Discrimination between Obesity and Insulin Resistance in the Relationship with Adiponectin

Fahim Abbasi, James W. Chu, Cindy Lamendola, Tracey McLaughlin, John Hayden, Gerald M. Reaven, Peter D. Reaven

Research output: Contribution to journalArticlepeer-review

228 Scopus citations


Insulin resistance and obesity are both associated with lower plasma adiponectin concentrations. Since insulin resistance and obesity are related, the extent to which the association of adiponectin with insulin resistance is dependent on its relationship with obesity is unclear. To address this issue, fasting plasma adiponectin concentrations were measured in 60 nondiabetic subjects, stratified into four equal groups on the basis of both their degree of adiposity and insulin resistance. Insulin resistance was quantified by determining the steady-state plasma glucose (SSPG) concentration in response to an infusion of octreotide, glucose, and insulin, and degree of adiposity was assessed by BMI. Subjects were defined as obese (BMI ≥ 30.0 kg/m 2) or nonobese (< 27.0 kg/m2) and as either insulin sensitive (SSPG < 100 mg/dl) or insulin resistant (> 190 mg/dl). Insulin-resistant subjects had significantly (P < 0.001) lower (mean ± SD) adiponectin concentrations, whether they were obese (17.1 ± 5.9 μg/ml) or nonobese (16.3 ± 7.5 μg/ml) as compared with either obese, insulin-sensitive (34.3 ± 13.1 μg/ml) or nonobese, insulin-sensitive (29.8 ± 15.3 μ/ml) subjects. Finally, adiponectin levels in insulin-sensitive subjects varied to a significantly greater degree than in insulin-resistant subjects. These results suggest that adiponectin concentrations are more closely related to differences in insulin-mediated glucose disposal than obesity.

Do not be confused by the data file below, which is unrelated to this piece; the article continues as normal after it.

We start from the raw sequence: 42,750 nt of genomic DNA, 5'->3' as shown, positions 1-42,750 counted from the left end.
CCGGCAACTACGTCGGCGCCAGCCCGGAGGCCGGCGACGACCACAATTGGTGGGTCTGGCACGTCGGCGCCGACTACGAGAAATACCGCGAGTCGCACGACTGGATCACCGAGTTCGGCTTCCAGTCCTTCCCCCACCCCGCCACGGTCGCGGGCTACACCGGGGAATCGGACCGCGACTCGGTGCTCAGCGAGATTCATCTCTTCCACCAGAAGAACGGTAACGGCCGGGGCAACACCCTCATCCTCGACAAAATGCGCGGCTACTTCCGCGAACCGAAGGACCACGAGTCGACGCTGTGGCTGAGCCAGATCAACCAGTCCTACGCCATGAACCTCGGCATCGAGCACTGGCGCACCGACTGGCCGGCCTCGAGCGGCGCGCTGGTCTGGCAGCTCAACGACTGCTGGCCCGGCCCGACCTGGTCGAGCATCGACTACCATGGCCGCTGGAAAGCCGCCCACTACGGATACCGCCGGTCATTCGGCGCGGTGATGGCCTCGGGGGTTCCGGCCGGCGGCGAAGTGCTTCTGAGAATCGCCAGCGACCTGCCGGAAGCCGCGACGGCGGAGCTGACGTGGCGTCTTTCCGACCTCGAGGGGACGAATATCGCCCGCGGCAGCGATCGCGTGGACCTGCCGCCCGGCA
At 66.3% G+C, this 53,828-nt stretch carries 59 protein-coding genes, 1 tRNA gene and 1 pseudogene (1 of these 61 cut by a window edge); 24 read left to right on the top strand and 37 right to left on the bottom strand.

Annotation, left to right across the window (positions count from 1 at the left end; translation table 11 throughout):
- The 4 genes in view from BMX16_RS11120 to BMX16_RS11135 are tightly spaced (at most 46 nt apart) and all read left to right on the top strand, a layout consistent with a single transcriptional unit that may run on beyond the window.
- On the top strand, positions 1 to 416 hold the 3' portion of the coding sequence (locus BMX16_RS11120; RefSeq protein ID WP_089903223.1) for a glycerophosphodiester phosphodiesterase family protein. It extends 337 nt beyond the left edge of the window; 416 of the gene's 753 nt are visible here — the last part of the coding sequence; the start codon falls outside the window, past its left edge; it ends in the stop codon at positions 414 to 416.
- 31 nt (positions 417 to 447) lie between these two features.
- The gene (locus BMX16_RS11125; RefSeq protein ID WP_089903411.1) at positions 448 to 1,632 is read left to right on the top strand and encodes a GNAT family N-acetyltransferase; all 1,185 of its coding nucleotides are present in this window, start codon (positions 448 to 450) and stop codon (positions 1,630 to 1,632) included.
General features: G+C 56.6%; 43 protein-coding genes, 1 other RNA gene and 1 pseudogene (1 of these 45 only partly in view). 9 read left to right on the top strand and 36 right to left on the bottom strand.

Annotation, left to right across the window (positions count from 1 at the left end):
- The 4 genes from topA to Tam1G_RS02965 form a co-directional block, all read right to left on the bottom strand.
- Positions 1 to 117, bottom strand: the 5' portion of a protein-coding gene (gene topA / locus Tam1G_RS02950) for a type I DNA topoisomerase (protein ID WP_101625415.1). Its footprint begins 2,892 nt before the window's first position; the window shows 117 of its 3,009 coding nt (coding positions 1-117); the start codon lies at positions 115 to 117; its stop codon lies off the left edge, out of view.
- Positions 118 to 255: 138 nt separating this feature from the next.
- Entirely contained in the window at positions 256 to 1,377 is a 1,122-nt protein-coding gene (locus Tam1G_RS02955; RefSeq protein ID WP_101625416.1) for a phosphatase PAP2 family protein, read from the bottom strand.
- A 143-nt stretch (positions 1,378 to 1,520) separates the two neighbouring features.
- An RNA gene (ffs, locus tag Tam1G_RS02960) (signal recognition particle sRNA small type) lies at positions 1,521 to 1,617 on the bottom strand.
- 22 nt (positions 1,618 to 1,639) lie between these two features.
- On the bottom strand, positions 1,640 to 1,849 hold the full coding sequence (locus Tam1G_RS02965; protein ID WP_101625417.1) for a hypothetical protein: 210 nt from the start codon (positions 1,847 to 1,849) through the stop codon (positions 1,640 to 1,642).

Original languageEnglish (US)
Pages (from-to)585-590
Number of pages6
Issue number3
StatePublished - Mar 2004
Externally publishedYes

ASJC Scopus subject areas

  • Internal Medicine
  • Endocrinology, Diabetes and Metabolism


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